|Operation Forty Stars|
|Part of Iran–Iraq War|
People's Mujahedin of Iran (PMOI)|
|Commanders and leaders|
|Massoud Rajavi||Colonel Ali Shahbazi|
|22 PMOI brigades||16,000 (PMOI claim)|
|Casualties and losses|
71 dead (PMOI claim)
240 wounded (PMOI claim)
Thousands dead (Iranian claim)
The bloody Iran-Iraq War had been ongoing for nearly 8 years. By April 1988, the Iraqis, rearmed by foreign allies, were retaking the initiative for the first time since the beginning of the war. They launched several offensives to recapture their territory in Iraq and pressure Iran to accept a ceasefire. Operation Forty Stars (Persian: Chehel Cheragh) was one of those battles, planned in conjunction with the Iranian opposition group the Mujahedeen-e-Khalq (MEK), which was actively collaborating with Iraq.
Prior to the battle, the Iraqi military deployed large amounts of armor and its chemical weapons corps opposite to the Iranian border town of Mehran (in which several battles had been fought earlier, and now was in ruins). While Iraq would support the attack with armor, poison gas, and air power, the bulk of operation would be carried out the MEK forces.
On the night of Saturday 18 June, Iraq launched the operation with the help of the MEK. With 530 aircraft sorties and heavy use of nerve gas, they crushed the Iranian forces in the area around Mehran, killing or wounding 3,500 and nearly destroying a Revolutionary Guard division. The Iranian town Mehran was captured and occupied by the combined MEK and Iraqi forces. Iraq also launched air raids on Iranian population centres and economic targets, setting 10 oil installations on fire. The Iraqi/MEK forces captured several heights around the city, and took several supply dumps intact, along with 2 divisions worth of supplies (including many Toyota Land Cruisers).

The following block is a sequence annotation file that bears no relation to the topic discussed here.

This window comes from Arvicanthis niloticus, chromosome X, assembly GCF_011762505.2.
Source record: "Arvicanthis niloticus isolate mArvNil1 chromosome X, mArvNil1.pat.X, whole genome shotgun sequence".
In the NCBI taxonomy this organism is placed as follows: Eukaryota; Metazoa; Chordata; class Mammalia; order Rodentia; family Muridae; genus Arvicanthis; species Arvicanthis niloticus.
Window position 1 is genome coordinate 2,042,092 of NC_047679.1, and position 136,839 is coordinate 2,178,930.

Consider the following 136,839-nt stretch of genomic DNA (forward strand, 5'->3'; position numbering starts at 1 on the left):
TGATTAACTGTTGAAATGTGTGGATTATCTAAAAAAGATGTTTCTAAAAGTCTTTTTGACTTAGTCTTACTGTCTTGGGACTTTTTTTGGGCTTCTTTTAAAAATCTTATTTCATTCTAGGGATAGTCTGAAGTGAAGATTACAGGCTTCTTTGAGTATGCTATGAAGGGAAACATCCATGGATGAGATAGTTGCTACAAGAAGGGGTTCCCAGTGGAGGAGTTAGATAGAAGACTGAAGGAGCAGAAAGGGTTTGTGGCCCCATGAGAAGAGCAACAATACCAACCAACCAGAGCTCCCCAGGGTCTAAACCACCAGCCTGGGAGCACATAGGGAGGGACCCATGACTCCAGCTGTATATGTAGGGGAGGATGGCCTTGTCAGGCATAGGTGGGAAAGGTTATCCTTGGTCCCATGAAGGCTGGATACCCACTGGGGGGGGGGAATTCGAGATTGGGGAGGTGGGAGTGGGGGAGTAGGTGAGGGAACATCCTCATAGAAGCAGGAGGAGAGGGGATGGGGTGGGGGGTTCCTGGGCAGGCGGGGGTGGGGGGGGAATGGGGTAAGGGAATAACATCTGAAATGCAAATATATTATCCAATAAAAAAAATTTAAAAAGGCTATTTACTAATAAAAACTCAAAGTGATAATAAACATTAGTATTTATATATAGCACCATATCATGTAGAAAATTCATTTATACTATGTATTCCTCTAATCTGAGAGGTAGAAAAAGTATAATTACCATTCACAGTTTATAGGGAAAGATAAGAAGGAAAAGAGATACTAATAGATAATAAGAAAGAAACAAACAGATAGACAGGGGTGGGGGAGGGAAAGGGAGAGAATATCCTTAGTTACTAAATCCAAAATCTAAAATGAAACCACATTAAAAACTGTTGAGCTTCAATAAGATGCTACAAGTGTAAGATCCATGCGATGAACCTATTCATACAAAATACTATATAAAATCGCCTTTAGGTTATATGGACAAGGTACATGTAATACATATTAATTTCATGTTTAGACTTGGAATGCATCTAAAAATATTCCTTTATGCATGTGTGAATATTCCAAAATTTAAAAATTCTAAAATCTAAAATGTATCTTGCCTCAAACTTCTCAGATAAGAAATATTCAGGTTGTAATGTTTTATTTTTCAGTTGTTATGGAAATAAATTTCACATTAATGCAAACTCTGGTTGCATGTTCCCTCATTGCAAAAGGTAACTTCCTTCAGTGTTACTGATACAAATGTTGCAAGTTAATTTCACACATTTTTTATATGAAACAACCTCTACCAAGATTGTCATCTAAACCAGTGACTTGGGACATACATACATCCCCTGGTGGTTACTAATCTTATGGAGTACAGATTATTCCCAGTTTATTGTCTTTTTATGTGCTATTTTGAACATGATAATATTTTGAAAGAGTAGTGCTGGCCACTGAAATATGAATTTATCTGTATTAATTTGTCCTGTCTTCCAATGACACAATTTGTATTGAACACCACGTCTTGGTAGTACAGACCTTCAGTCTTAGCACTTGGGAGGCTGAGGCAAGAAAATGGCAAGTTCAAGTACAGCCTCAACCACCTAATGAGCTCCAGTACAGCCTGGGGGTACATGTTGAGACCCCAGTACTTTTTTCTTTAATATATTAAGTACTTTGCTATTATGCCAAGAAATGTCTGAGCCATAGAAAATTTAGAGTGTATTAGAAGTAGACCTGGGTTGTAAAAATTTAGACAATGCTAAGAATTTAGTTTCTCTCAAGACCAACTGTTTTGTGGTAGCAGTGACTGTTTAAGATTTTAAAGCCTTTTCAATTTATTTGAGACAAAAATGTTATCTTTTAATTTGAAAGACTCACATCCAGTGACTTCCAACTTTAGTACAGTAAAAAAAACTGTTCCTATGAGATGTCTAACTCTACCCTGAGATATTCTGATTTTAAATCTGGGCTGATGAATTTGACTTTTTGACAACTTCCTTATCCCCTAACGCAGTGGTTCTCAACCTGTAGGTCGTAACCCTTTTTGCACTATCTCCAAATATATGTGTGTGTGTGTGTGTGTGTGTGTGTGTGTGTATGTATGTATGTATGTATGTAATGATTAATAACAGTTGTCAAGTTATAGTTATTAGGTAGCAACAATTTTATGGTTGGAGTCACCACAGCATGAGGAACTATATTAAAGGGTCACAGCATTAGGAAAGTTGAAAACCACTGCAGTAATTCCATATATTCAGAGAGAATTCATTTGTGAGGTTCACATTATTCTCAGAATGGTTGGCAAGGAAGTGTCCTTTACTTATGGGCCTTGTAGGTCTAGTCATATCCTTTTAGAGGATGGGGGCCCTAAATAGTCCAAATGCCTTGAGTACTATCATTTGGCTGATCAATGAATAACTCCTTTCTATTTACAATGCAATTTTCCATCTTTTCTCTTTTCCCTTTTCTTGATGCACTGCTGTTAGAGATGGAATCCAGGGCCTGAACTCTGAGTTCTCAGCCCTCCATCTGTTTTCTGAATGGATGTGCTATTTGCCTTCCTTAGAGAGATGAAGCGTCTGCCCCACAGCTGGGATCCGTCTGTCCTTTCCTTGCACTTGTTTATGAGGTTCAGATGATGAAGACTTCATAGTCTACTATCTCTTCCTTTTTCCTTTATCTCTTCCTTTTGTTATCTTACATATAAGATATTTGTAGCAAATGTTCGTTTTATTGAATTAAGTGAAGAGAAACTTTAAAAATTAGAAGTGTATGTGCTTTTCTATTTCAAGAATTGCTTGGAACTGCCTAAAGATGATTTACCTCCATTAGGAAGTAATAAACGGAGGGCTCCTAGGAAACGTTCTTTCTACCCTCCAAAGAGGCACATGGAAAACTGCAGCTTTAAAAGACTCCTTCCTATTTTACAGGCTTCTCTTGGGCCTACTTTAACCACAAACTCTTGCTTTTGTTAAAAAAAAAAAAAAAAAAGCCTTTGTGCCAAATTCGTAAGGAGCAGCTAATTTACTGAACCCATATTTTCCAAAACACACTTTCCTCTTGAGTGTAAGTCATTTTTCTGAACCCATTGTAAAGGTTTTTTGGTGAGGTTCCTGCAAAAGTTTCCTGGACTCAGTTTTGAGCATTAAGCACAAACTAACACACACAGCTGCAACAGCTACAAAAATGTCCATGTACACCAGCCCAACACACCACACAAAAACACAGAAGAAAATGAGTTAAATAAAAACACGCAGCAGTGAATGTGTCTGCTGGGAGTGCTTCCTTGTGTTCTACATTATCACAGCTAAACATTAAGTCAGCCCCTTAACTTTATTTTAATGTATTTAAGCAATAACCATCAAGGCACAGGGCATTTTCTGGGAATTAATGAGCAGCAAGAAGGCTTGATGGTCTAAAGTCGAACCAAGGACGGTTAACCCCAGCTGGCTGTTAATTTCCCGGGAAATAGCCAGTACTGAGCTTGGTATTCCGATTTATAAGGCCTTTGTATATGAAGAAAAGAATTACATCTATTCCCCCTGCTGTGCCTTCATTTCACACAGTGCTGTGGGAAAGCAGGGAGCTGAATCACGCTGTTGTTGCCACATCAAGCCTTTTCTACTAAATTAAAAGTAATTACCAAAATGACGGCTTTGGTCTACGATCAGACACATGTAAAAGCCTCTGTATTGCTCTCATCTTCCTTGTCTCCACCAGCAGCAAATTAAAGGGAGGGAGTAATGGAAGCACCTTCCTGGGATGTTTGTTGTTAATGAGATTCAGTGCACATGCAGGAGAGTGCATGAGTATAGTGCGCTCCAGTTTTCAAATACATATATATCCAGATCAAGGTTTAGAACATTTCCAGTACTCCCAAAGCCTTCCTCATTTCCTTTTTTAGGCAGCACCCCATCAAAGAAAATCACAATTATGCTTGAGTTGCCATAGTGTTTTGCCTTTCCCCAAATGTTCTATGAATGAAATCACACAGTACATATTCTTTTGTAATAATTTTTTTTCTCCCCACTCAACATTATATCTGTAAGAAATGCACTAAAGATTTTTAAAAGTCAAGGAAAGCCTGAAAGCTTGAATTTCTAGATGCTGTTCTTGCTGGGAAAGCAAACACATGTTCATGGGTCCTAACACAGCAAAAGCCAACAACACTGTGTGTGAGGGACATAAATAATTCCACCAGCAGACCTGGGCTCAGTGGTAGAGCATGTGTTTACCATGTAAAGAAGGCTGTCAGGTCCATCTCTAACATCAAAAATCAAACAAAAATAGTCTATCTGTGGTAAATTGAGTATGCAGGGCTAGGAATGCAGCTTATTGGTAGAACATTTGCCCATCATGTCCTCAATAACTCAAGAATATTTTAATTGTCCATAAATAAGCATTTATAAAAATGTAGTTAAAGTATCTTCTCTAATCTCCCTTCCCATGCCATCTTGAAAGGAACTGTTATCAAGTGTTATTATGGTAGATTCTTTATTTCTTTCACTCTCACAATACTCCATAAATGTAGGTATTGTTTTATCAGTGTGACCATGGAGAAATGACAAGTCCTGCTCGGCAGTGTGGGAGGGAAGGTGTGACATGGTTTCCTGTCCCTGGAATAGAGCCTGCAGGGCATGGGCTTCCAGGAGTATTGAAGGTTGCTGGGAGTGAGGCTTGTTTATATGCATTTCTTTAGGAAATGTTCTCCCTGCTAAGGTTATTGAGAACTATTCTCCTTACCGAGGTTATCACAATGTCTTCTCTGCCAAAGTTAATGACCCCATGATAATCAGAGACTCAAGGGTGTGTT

The Iraqis later withdrew back across the border on the night of 21 June, leaving the MEK forces in occupation of the area. It was a severe defeat for the Iranian forces, who lost a large amount of intact equipment, along with many troops killed or captured.
- "The Combination of Iraqi offensives and Western intervention force Iran to accept a cease-fire: September 1987 to March 1989". The Lessons of Modern War – Volume II: Iran-Iraq War. Center for Strategic and International Studies. http://csis.org/files/media/csis/pubs/9005lessonsiraniraqii-chap10.pdf.
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